The Cons of Working at a Home Health Therapy Job

Cons of a Home Health Therapy Job

Hate driving and long commutes? You might not want to take a home health therapy job for this and other reasons.

You may have read our previous article where we bragged about how excellent a home health therapy job can be. But remember, every coin has two sides. So, here we expound on some of the cons of having a career in home health.

1. You are on road... all the time! As a home health therapist, you are going to travel from one home to the next to see your patients. This includes bad weather days. The bottom line is that commuting is an essential part of the workday for a home health provider. You won't have an office or clinic to sit down to take your lunch or do your paperwork. In fact, you’ll probably be eating lunch in your car and completing your paperwork at home. If you prefer to have a work destination with minimal travel time, then you may want to explore other healthcare settings.

2. You may not feel safe or comfortable. This is a crucial deciding point between working in home health or not. Remember, home health therapists visit one home after another. You may end up in a not-so-good neighborhood. Or, you may not be comfortable with the patient’s family or friends visiting or living in the home when you arrive to provide your treatment session. You may not feel “safe” or “comfortable” from time to time. If simply reading about these types of situations makes you feel uncomfortable, then you are not going to be happy as a home health therapist.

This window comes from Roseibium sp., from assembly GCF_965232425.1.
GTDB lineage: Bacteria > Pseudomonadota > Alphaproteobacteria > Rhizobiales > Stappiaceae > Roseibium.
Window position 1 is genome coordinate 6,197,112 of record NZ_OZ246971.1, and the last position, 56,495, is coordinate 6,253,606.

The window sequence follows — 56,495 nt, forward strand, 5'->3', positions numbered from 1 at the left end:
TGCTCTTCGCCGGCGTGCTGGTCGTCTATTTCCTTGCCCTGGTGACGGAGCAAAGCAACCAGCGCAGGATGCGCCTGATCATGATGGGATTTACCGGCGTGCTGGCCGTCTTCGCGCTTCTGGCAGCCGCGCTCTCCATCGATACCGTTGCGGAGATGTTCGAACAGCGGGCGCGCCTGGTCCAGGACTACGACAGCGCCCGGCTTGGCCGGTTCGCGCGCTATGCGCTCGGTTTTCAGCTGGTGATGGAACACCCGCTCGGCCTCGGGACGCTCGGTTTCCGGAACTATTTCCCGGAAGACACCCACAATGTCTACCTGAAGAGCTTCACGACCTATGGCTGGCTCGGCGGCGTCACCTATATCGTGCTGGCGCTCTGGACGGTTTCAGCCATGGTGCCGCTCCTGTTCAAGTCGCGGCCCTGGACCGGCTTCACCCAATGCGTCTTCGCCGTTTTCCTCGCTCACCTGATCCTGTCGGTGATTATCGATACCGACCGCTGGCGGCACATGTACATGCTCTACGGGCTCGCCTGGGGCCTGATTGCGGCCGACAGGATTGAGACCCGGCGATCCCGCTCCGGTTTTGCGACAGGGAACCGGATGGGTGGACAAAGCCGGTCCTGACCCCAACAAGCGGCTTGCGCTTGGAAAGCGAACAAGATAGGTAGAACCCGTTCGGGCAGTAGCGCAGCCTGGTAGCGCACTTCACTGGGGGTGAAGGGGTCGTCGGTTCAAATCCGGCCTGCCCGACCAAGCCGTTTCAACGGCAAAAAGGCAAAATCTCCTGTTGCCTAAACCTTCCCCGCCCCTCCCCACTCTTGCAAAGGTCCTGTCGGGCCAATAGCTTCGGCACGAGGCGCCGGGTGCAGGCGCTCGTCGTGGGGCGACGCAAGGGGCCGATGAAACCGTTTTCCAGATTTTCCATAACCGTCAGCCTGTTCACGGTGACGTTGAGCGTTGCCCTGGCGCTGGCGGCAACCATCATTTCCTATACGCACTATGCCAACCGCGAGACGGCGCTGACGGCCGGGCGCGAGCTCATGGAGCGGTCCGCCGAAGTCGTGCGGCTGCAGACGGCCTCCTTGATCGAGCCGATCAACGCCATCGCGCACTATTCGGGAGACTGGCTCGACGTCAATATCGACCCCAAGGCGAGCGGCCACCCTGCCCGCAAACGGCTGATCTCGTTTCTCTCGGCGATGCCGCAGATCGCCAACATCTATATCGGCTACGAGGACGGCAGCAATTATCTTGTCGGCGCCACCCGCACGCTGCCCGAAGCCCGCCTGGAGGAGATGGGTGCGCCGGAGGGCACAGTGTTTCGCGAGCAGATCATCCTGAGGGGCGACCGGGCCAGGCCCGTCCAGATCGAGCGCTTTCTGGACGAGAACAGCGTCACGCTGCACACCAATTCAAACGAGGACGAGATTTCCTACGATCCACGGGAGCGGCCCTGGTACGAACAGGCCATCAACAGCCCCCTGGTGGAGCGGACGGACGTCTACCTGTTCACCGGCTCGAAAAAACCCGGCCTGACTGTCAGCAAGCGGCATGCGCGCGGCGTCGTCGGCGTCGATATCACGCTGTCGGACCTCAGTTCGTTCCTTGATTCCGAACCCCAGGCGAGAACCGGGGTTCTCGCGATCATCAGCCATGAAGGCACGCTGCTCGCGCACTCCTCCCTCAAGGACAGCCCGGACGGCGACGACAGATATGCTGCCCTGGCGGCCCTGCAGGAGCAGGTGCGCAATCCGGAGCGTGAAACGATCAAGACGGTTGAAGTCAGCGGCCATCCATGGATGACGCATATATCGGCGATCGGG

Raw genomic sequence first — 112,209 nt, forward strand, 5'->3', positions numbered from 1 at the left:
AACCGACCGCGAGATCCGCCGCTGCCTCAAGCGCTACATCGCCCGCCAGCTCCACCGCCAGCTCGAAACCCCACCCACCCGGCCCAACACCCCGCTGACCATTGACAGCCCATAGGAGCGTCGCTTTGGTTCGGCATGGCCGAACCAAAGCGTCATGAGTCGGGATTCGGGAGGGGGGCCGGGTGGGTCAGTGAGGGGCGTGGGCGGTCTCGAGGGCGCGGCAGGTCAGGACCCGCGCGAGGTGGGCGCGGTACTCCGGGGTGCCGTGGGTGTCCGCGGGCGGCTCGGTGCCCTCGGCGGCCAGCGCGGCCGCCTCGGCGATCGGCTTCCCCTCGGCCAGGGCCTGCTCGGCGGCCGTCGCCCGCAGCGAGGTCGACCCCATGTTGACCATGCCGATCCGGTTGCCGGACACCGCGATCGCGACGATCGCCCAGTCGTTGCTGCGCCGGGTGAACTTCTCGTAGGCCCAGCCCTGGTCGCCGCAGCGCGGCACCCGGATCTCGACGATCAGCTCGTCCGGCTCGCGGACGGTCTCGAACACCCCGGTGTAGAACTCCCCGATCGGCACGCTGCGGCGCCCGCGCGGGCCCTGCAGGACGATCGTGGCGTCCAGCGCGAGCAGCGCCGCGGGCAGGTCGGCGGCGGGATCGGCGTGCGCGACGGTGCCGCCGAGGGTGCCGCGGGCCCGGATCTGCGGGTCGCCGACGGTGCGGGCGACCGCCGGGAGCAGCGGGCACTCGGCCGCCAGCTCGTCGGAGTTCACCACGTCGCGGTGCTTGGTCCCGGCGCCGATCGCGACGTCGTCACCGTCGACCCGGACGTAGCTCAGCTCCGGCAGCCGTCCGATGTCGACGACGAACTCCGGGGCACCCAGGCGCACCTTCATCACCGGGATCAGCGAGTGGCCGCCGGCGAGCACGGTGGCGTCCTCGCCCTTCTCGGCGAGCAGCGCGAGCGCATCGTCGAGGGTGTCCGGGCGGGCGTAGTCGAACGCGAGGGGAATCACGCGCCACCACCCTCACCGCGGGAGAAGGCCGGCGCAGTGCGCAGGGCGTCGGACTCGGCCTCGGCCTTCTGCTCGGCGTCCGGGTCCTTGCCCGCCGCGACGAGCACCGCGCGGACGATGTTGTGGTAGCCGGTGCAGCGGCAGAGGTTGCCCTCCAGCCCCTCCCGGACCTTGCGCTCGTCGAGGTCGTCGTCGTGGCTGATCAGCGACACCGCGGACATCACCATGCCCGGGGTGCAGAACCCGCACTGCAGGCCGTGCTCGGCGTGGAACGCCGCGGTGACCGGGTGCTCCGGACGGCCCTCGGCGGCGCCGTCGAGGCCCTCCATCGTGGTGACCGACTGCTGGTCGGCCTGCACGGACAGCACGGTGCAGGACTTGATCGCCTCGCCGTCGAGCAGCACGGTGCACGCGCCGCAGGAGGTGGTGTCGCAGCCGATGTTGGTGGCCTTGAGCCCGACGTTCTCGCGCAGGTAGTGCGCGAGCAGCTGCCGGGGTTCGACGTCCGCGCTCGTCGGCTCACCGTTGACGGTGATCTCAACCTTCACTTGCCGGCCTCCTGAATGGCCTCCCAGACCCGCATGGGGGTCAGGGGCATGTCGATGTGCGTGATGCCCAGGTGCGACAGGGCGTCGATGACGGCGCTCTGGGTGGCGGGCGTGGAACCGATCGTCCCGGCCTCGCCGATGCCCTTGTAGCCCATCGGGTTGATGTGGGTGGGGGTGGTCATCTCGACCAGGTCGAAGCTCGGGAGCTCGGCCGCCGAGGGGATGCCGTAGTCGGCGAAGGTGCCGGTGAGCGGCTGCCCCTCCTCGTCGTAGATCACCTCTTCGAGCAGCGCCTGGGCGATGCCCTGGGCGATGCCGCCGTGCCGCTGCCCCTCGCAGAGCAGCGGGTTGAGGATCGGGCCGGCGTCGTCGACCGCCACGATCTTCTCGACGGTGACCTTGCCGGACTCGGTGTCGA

3. You need to be highly organized and a pro at time management. Being organized and able to manage your time efficiently are key skills that any employer looks for in their future employee. But, this is especially applicable in home health therapy. One advantage of working in home health is you can be your own boss and set your own schedule. However, you will need to be able to manage your caseload in an organized and timely fashion. When working at a home health therapy job, your phone will be constantly ringing from patients, nurses, doctors, and more! And, yes, you need to either reply to those calls or get back to them with a timely, appropriate answer. Plus, don’t forget that paperwork! You’ll need to stay on top of documentation. Once you start getting behind, it begins to pile up quickly. Hence, if your manager is already asking you to work on your time management skills in your current setting, you may want to give a second thought to working in home health.

4. You need to be clinically efficient. When working in home health, you will need to be clinically savvy with confidence in your clinical skills and assessments. As a home health therapist, you will encounter situations where you will have to call 911 for an emergency. Or, you will need to promptly notify a physician regarding changes to the patient’s clinical presentation (altered mental status, lethargy, or changes in vital signs, oxygen saturation, etc.). Therefore, you need to be clinically efficient and cognizant of crucial changes in medical condition as well as when it is appropriate to refer to other disciplines. There you have it… the disadvantages of working in home health. Consider the pros and cons described herein, and weigh your options. Who knows? Home health may be the perfect fit for you, enabling you to advance your career. Whatever you decide, we wish you luck!

This article was written by Bijal Shah, Clinical Educator

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